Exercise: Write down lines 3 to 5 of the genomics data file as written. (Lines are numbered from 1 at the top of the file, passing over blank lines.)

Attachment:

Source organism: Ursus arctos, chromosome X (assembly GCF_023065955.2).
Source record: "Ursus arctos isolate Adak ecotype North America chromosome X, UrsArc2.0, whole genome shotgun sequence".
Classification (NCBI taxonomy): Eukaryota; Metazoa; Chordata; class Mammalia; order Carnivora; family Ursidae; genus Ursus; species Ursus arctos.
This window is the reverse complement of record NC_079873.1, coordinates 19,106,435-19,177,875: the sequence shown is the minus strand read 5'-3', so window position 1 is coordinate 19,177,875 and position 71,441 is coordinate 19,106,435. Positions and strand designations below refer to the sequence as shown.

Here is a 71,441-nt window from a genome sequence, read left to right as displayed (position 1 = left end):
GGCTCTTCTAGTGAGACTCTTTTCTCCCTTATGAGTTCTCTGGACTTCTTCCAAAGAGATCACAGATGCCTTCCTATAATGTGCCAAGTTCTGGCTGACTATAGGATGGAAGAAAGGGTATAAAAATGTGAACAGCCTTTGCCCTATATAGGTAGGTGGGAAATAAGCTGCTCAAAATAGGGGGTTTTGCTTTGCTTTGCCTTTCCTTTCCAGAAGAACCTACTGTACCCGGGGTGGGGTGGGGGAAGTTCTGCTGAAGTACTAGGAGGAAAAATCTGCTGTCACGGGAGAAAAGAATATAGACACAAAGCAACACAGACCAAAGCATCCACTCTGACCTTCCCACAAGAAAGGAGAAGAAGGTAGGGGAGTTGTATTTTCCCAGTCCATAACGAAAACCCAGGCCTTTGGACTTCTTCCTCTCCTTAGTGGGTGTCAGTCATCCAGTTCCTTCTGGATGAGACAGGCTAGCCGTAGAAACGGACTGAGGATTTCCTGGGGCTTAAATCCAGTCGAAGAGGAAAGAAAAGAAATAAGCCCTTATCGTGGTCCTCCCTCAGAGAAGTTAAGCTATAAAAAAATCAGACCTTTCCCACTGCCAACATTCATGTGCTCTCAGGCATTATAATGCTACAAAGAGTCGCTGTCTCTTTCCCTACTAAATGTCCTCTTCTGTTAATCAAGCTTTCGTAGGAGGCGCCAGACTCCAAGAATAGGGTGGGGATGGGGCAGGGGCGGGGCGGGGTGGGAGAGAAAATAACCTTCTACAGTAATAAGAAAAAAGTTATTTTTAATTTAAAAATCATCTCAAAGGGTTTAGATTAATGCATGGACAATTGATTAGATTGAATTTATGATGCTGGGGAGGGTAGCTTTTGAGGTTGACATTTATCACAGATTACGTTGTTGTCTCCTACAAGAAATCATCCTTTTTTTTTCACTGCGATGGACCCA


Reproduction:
Classification (NCBI taxonomy): Eukaryota; Metazoa; Chordata; class Mammalia; order Carnivora; family Ursidae; genus Ursus; species Ursus arctos.
This window is the reverse complement of record NC_079873.1, coordinates 19,106,435-19,177,875: the sequence shown is the minus strand read 5'-3', so window position 1 is coordinate 19,177,875 and position 71,441 is coordinate 19,106,435. Positions and strand designations below refer to the sequence as shown.

Here is a 71,441-nt window from a genome sequence, read left to right as displayed (position 1 = left end):